Noohi, T.; Epain, N.; Jin, C.T. Direction of arrival estimation for spherical microphone arrays by combination of independent component analysis and sparse recovery. In Proceedings of the IEEE International Conference on Acoustics, Speech, and Signal Processing, Vancouver, BC, Canada, 26–30 May 2013; Volume 32, pp. 346–349.
 25.
Noohi, T.; Epain, N.; Jin, C.T. Superresolution acoustic imaging using sparse recovery with spatial priming. In Proceedings of the IEEE International Conference on Acoustics, Speech, and Signal Processing, South Brisbane, Australia, 19–24 April 2015; pp. 2414–2418.
 26.
D. Pavlidi, A. Griffin, M. Puigt, A. Mouchtaris, Realtime multiple sound source localization and counting using a circular microphone array. IEEE Trans. Audio Speech Lang. Process. 21(10), 2193–2206 (2013)
 27.
O. Yilmaz, S. Rickard, Blind separation of speech mixtures via timefrequency masking. IEEE Transact. signal Process 52(7), 1830–1847 (2004)
 28.
M. Jia, J. Sun, C. Bao, Realtime multiple sound source localization and counting using a soundfield microphone. J. Ambient. Intell. Humaniz. Comput. 8(6), 829–844 (2017)
 29.
S. Mohan, M.E. Lockwood, M.L. Kramer, D.L. Jones, Localization of multiple acoustic sources with small arrays using a coherence test. J. Acoust. Soc. Am. 123(4), 2136–2147 (2008)
 30.
C. Avendano and J. M. Jot, “Ambience extraction and synthesis from stereo signals for multichannel audio upmix,” in IEEE International Conference on Acoustics, Speech and Signal Processing (ICASSP'02), Orlando, Florida, USA, May 2002.
 31.
A. AissaElBey, N. LinhTrung, K. AbedMeraim, A. Belouchrani, Y. Grenier, Underdetermined blind separation of nondisjoint sources in the timefrequency domain. IEEE Transact. Signal Process 55(3), 897–907 (2007). https://doi.org/10.1109/TSP.2006.888877
 32.
H. Zhang, G. Hua, L. Yu, Y. Cai, G. Bi, Underdetermined blind separation of overlapped speech mixtures in timefrequency domain with estimated number of sources. Speech Comm. 89, 1–16 (2017)
 33.
K. Wu, V. G. Reju and A. W. H. Khong, “Multisource DOA estimation in a reverberant environment using a single acoustic vector sensor,” in IEEE/ACM Transactions on Audio, Speech, and Language Processing, vol. 26, no. 10, pp. 18481859, 2018, doi: https://doi.org/10.1109/TASLP.2018.2845121.
 34.
M. Cobos, J.J. Lopez, D. Martinez, Twomicrophone multispeaker localization based on a Laplacian mixture model. Digital Signal Process 21(1), 66–76 (2011)
 35.
M. Jia, Y. Wu, C. Bao, J. Wang, Multiple sound sources localization with framebyframe component removal of statistically dominant source. Sensors 18(11), 3613 (2018) 121
 36.
NTT database, 2008. More information see as http://www.nttat.com/product. Accessed 2009
 37.
Gao S, Jia M, Wu Y, et al. Multiple sound sources localization by using statistical source component equalization[C]// ICCPR ‘19: 2019 8th International Conference on Computing and Pattern Recognition. 2019.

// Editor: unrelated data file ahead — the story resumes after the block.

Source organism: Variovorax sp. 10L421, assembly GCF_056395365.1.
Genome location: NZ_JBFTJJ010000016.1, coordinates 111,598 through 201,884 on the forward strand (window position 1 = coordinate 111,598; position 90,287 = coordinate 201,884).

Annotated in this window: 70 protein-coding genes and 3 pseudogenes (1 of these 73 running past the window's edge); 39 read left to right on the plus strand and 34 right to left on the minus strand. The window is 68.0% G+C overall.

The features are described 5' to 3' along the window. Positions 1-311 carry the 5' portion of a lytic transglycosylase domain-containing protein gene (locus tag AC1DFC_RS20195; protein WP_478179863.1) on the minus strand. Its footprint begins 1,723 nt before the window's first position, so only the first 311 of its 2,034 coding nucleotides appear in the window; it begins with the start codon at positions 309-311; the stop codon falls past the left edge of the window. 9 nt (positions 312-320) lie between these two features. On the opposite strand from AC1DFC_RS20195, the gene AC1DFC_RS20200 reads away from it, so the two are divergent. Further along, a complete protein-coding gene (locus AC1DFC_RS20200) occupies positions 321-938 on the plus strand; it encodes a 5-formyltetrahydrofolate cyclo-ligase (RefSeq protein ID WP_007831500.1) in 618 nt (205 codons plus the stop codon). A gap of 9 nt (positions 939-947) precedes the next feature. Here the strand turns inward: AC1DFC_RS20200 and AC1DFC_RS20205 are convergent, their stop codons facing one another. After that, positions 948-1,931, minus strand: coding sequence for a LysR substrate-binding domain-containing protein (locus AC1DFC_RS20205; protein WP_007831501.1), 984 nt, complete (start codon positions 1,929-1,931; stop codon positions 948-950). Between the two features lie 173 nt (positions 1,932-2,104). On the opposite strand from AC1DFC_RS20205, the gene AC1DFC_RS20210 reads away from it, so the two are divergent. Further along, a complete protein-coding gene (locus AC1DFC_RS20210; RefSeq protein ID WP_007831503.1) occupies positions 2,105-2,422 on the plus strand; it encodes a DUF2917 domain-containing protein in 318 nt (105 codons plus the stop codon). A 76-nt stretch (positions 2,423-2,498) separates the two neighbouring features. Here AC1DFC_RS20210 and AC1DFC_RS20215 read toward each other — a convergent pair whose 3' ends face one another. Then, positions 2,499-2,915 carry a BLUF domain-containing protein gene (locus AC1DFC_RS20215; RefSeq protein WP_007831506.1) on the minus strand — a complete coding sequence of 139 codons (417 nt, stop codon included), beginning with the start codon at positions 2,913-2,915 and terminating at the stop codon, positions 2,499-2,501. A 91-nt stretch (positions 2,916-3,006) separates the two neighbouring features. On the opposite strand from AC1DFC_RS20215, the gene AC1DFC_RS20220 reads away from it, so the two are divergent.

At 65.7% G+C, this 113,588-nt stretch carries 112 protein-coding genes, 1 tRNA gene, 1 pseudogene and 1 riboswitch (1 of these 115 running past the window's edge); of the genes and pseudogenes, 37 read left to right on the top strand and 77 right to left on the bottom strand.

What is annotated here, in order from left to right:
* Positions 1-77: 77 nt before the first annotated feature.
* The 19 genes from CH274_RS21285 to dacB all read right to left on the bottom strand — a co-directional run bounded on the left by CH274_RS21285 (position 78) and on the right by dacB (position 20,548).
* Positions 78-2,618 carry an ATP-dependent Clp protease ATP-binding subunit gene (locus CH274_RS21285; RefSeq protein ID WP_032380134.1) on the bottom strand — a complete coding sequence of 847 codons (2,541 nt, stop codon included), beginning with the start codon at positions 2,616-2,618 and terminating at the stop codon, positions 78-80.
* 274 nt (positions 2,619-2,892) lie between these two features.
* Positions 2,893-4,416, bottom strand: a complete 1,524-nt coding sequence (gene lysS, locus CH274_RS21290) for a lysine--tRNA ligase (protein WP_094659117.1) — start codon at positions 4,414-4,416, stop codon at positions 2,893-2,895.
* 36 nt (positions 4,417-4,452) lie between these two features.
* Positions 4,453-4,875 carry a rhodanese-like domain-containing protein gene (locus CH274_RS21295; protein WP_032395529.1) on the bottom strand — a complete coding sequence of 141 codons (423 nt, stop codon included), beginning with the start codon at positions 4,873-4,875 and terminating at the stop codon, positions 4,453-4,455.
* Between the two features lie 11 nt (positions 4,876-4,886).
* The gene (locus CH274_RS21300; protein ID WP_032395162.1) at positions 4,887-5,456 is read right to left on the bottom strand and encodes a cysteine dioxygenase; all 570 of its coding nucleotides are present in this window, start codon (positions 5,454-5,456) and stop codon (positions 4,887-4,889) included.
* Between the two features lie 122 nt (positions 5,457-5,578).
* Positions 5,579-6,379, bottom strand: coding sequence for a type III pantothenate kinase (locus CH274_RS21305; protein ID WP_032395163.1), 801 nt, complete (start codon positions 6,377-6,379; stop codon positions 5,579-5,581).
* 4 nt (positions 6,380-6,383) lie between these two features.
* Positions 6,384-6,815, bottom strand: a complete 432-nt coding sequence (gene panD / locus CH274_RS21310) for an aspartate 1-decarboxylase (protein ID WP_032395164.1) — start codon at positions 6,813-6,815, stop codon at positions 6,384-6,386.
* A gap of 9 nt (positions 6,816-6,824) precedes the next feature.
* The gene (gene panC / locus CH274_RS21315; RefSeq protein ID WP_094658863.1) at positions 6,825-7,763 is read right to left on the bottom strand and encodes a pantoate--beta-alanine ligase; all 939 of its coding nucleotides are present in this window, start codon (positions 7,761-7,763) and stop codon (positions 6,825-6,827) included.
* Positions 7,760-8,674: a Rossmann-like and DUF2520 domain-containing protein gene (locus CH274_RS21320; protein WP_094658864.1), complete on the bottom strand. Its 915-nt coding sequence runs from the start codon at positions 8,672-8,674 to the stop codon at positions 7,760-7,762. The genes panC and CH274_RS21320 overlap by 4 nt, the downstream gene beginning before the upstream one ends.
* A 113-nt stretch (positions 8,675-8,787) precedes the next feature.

38.
B. Gunel, H. Hacihabiboglu, A.M. Kondoz, Acoustic source separation of convolutive mixtures based on intensity vector statistics. IEEE Trans. Audio Speech Lang. Process. 16(4), 748–756 (2008)
 39.
D.R. Campbell, K.J. Palomki, G.J. Brown, A matlab simulation of “shoebox” room acoustics for use in research and teaching. Comput Inf Syst J 9, 48–51 (2005)
Acknowledgements
Not applicable.
Funding
This work was supported by the National Natural Science Foundation of China under Grants (No. 61971015, 61831019) and the Cooperative Research Project of BJUTNTUT (No. NTUTBJUT11005).
Author information
Affiliations
Contributions
Gao S performed the whole research and wrote the paper. Jia M provided support to the writing and experiments. Bao C supervised the research. The authors read and approved the final manuscript.
Corresponding author
Ethics declarations
Competing interests
The authors declare that they have no competing interests.
Additional information
Publisher’s Note
Springer Nature remains neutral with regard to jurisdictional claims in published maps and institutional affiliations.
Rights and permissions
Open Access This article is licensed under a Creative Commons Attribution 4.0 International License, which permits use, sharing, adaptation, distribution and reproduction in any medium or format, as long as you give appropriate credit to the original author(s) and the source, provide a link to the Creative Commons licence, and indicate if changes were made. The images or other third party material in this article are included in the article's Creative Commons licence, unless indicated otherwise in a credit line to the material. If material is not included in the article's Creative Commons licence and your intended use is not permitted by statutory regulation or exceeds the permitted use, you will need to obtain permission directly from the copyright holder. To view a copy of this licence, visit http://creativecommons.org/licenses/by/4.0/.
About this article
Cite this article
Jia, M., Gao, S. & Bao, C. Multisource localization by using offset residual weight. J AUDIO SPEECH MUSIC PROC. 2021, 23 (2021). https://doi.org/10.1186/s1363602100211w
Received:
Accepted:
Published:
DOI: https://doi.org/10.1186/s1363602100211w
Keywords
 Multiple sound sources localization
 Direction of arrival estimation
 Reverberation
 Soundfield microphone